Michigan brown marmorated stink bug report for September 29, 2014

More activity was reported this week, but except for a few hotspots, trap catches remain very low. More reports of aggregations on commercial and residential buildings are coming in from urban and suburban sites across Lower Michigan.

This is the twelfth weekly report of the Michigan State University Extension brown marmorated stink bug (BMSB) statewide monitoring program for 2014. This monitoring network has been set up to provide early warning should BMSB start showing up in greater numbers in fruit and vegetable production areas.

A total of 86 nymph and 71 adult BMSB were captured in traps at nine of the 90 sites being monitored during the week of Sept. 22-29, 2014. This is up from the previous week, but the majority of these are from only three sites, all of which are in Berrien County. The Niles/Stevensville, Michigan area continues to be a major hotspot for this insect.

No new damage was reported in any fruit production areas, but reports came in this week from Niles, Stevensville, Lansing and Flint, Michigan of aggregations on both residential and commercial buildings.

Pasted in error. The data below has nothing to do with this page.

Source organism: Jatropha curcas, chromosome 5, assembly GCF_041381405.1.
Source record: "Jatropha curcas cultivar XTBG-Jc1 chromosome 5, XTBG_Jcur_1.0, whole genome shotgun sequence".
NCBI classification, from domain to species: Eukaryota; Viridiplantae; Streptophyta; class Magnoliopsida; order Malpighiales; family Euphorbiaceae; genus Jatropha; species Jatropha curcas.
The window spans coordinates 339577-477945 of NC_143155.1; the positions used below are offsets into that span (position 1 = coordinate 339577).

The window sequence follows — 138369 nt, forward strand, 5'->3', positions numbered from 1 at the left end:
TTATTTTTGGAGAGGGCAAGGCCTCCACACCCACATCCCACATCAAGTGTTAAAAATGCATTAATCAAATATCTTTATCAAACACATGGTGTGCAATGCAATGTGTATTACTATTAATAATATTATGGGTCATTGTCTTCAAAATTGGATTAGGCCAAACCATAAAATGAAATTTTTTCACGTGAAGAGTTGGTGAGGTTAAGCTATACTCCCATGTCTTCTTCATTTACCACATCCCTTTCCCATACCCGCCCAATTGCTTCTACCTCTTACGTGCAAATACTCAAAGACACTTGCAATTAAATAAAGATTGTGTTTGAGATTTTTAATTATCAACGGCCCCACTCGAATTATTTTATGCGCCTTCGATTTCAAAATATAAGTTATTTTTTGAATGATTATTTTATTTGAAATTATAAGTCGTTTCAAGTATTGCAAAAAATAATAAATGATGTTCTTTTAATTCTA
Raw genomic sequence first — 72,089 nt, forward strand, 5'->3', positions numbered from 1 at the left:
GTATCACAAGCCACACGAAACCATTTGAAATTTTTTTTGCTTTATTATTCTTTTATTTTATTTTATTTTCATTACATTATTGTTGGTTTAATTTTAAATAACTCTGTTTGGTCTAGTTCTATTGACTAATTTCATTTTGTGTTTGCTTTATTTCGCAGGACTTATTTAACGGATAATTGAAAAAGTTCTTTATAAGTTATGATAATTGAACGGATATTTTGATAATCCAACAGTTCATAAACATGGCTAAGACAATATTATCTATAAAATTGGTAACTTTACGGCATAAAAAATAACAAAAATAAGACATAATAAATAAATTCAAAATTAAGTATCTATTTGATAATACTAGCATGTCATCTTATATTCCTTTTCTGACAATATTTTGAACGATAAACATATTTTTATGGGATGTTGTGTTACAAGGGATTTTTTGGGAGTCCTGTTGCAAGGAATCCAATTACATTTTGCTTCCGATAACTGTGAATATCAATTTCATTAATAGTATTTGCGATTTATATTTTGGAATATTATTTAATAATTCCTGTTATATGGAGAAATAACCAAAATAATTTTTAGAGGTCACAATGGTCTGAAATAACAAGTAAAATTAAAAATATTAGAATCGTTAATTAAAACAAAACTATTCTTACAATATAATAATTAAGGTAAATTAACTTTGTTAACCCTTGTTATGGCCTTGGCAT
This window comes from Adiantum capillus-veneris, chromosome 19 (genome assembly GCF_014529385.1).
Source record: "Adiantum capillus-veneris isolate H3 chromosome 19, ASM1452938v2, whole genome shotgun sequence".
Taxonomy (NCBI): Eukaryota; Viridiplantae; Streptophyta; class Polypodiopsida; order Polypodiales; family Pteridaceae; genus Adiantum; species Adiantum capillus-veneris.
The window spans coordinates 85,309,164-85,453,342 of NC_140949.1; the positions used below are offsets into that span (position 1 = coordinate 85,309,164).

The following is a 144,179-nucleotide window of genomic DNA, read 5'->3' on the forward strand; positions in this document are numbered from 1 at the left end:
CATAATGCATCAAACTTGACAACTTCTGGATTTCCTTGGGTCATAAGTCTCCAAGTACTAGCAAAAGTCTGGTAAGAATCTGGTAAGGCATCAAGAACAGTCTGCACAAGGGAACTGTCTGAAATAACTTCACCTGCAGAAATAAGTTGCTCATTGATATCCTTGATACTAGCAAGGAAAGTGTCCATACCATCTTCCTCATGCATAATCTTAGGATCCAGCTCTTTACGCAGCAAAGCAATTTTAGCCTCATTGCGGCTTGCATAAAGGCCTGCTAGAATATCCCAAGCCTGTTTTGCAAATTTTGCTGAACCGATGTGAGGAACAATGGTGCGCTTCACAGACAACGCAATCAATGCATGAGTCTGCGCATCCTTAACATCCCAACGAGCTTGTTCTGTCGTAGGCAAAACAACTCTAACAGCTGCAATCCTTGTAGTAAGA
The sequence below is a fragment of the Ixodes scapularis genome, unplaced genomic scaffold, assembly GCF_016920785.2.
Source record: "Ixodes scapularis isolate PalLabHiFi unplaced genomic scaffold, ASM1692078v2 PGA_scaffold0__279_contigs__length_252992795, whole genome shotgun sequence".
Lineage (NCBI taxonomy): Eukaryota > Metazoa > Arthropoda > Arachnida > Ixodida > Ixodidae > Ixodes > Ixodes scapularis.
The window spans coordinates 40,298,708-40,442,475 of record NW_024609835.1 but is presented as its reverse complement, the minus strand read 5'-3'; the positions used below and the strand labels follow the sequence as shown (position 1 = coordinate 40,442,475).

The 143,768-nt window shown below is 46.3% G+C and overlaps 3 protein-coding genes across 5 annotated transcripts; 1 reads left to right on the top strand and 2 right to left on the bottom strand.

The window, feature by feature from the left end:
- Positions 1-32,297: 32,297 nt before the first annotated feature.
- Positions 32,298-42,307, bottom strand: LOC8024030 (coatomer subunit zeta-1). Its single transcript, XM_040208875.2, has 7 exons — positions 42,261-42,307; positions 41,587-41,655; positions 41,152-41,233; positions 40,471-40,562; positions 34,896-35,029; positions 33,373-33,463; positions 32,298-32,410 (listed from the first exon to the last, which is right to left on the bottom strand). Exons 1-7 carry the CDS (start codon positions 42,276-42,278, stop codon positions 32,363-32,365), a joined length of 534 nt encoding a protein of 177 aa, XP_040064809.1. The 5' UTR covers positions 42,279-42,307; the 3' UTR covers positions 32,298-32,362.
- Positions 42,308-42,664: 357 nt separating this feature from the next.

The monitoring network uses pyramid-style, pheromone-baited traps set up at sites that favor BMSB, near riparian areas and along major transportation corridors in the following counties: Monroe, Lenawee, Oakland, Macomb, Livingston, Ingham, Lapeer, Saginaw and Bay on the east side of the state, and Antrim, Grand Traverse, Leelanau, Benzie, Oceana, Newaygo, Kent, Ionia, Ottawa, Allegan, Van Buren and Berrien on the west side of the state. The majority of the sites in the network include farms that grow a variety of fruit and vegetable crops including apples, tart cherries, sweet cherries, peaches, blueberries, raspberries, tomatoes, peppers and sweet corn. In addition, some of our traps have been placed along roadsides next to field crops, or in urban and suburban areas where homeowners have reported seeing BMSB in the past.

To learn more about how to monitor for the brown marmorated stink bug, distinguish it from other similar-looking stink bugs, what crops it favors, and management strategies should populations reach the threshold where management is necessary, visit MSU’s Brown Marmorated Stink Bug website.

The weekly BMSB statewide monitoring report has been funded through Project GREEEN and Michigan State University Extension. This output is generated through a network of MSU Extension field staff and campus specialists. We would like to acknowledge the following team members and thank them for their weekly scouting efforts and input into this report: Peter McGhee, Michael Haas, Bob Tritten, Mark Longstroth, Brad Baughman, Carlos Garcia, Amy Irish-Brown, Lina Rodriguez Salamanca, Ben Philips, Ben Werling, Mark Whalon, Karen Powers, and Nikki Rothwell.

Dr. Gut’s work is funded in part by MSU’s AgBioResearch.

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